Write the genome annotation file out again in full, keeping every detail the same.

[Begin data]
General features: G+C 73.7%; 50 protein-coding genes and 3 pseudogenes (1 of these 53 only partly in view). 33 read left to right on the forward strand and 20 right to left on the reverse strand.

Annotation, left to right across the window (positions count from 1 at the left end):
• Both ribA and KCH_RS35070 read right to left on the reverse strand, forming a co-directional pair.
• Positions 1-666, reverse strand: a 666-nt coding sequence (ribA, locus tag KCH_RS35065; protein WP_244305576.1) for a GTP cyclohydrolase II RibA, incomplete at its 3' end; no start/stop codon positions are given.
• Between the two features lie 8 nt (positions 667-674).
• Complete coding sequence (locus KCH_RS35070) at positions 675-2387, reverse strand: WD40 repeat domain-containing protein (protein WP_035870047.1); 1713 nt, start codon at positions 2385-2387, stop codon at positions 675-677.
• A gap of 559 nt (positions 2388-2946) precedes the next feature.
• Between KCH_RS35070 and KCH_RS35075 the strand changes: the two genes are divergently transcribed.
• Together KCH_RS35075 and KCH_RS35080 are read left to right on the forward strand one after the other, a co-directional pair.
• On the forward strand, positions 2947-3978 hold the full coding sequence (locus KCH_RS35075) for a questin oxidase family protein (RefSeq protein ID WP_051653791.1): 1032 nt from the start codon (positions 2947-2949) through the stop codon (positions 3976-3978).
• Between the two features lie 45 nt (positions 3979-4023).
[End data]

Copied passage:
General features: G+C 73.7%; 50 protein-coding genes and 3 pseudogenes (1 of these 53 only partly in view). 33 read left to right on the forward strand and 20 right to left on the reverse strand.

Annotation, left to right across the window (positions count from 1 at the left end):
• Both ribA and KCH_RS35070 read right to left on the reverse strand, forming a co-directional pair.
• Positions 1-666, reverse strand: a 666-nt coding sequence (ribA, locus tag KCH_RS35065; protein WP_244305576.1) for a GTP cyclohydrolase II RibA, incomplete at its 3' end; no start/stop codon positions are given.
• Between the two features lie 8 nt (positions 667-674).
• Complete coding sequence (locus KCH_RS35070) at positions 675-2387, reverse strand: WD40 repeat domain-containing protein (protein WP_035870047.1); 1713 nt, start codon at positions 2385-2387, stop codon at positions 675-677.
• A gap of 559 nt (positions 2388-2946) precedes the next feature.
• Between KCH_RS35070 and KCH_RS35075 the strand changes: the two genes are divergently transcribed.
• Together KCH_RS35075 and KCH_RS35080 are read left to right on the forward strand one after the other, a co-directional pair.
• On the forward strand, positions 2947-3978 hold the full coding sequence (locus KCH_RS35075) for a questin oxidase family protein (RefSeq protein ID WP_051653791.1): 1032 nt from the start codon (positions 2947-2949) through the stop codon (positions 3976-3978).
• Between the two features lie 45 nt (positions 3979-4023).